10 Ways to Teach Your Children to be Funny
Sometimes kids are just funny. They don’t even try to be, they just are. Other times they’re not funny at all, not in the least. Then there are the days they crack themselves up and we don’t want to hear it — “Wipe that smile off your face!”
Fact is, most families could use a lot more humor and a lot less angst, more smiles and fewer tears, better jokes, funnier stories, a serious reduction in yelling, and lots more belly-laughs.
We’re not advocating flippancy, “turn that frown upside down” triteness, or a style of parenting that would rather tell a joke than deal with an issue. There is way too much tension in too many homes especially where teens are involved. A family that laughs together is at a real advantage.
But, there are a few things we can do as All Pro Dads to tip the scale in favor of funny once in a while. Here are 10 ways to teach your children to be funny:
1. Don’t take yourself so seriously:
Watch yourself objectively for a while, take note of how often you nag, lecture or browbeat. Now take a chill pill. Try smiling more often. Lighten up already!
2. Research a “joke of the day” online and share with the family at dinner:
We’re not all natural funny guys, but we can be taught. They say charity begins at home. Well, funny can start with Dad.
3. Assign “joke of the day” duty to the kids:
Don’t hog the glory. Practice makes perfect. Coach them before dinner if that helps. Once laughter is introduced as the main course, who knows where this train will roll?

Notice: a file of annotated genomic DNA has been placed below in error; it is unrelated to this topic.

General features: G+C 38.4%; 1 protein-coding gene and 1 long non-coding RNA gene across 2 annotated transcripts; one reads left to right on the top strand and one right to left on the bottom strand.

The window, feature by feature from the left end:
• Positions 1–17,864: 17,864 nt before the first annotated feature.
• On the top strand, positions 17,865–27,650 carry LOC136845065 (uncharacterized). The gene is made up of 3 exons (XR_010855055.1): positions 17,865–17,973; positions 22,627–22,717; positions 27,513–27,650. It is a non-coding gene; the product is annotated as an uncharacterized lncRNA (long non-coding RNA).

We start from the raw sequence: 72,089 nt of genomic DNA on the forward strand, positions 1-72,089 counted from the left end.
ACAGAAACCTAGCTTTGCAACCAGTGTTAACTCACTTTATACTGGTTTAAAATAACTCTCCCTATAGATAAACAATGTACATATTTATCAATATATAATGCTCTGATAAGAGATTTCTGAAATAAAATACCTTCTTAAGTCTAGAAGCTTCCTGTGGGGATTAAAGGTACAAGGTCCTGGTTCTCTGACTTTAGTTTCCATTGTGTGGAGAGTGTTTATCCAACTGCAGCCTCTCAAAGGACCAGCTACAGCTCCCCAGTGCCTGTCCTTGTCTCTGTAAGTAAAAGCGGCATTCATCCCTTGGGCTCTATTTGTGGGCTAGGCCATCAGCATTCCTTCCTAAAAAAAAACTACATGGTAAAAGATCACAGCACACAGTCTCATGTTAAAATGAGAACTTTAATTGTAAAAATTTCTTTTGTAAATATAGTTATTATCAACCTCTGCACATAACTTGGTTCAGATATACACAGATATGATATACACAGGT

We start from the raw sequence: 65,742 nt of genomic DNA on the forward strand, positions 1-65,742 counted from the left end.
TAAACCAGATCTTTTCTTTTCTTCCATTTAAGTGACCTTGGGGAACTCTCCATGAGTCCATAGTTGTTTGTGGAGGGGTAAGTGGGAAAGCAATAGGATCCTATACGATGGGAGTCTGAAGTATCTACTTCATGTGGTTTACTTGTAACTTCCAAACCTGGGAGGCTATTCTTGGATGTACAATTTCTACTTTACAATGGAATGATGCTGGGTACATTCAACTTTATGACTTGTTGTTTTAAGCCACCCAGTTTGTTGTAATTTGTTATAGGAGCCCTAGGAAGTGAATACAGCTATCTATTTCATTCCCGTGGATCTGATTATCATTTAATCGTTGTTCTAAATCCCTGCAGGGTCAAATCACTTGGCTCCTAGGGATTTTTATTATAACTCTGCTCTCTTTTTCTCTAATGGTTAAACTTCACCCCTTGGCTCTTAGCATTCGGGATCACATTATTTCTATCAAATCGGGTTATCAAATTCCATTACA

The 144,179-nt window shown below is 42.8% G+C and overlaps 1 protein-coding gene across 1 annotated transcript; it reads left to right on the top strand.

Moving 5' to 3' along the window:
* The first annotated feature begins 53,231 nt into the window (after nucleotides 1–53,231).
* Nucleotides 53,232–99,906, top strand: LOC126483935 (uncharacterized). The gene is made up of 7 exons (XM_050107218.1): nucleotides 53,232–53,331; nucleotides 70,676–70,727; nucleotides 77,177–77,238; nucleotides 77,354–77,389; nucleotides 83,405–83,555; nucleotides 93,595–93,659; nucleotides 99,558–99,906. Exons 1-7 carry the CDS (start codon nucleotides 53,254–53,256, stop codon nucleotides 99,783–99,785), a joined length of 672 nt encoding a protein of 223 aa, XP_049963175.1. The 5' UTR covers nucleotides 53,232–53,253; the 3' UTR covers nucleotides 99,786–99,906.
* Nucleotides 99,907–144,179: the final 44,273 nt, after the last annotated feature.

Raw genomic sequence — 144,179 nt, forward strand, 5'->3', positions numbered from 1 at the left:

4. Explain that making people laugh is a gift that’s appreciated more than skill at sports, rock star status or even money:
Tell them about that, tell them that you’re serious about it, pause a moment, and then—casually—fall out of your chair.
5. Tell stories on yourself:
Help the kids understand that being happy is more important than being perfect. Share your weaknesses, share a chuckle, begin to steer a course that declares the following as a family value: “I’m doing my best, but when things don’t go right it’s not so much the end of the world as it is the beginnings of a good story.”
6. Make sure your kids understand that good humor doesn’t tear down—it builds up:
There’s a lot of harsh humor in this world, and people who put others down by making fun. Help the kids understand that it takes more creativity, wit and intelligence to be funny and kind at the same time. It may not be okay to laugh at others—but it’s a fine thing to laugh at yourself. It sounds paradoxical, but people who can laugh at themselves win friends and confidence.
7. Every time something bad happens, help the kids look at the lighter side:
Flat tire? Tell the kids you’re thankful because you needed the exercise. Can’t afford family vacation this year? Tell the children how excited you are to be stimulating the local economy. Good humor isn’t always about cracking a joke; sometimes it’s simply being deliberate about maintaining a good mood.
8. Watch great comedies together as a family—both small and big screen:
Have a family “laugh until you cry” marathon at least once a month. Laughing together is a parenting tool that’s around a thousand times more effective as laughing alone.
9. Initiate a “Make Somebody Laugh” campaign at home:
Draw names. This week so-and-so has to make so-and-so laugh by Tuesday. The winner picks the next comedy. Be creative.
10. Know where to draw the line:
Never forget that humor is not an escape from dealing with the serious stuff. Humor makes it easier to deal with the serious stuff. That note from school is not/cannot be funny. But, if you were laughing together all week, it’s sure to be a little less painful to deal with.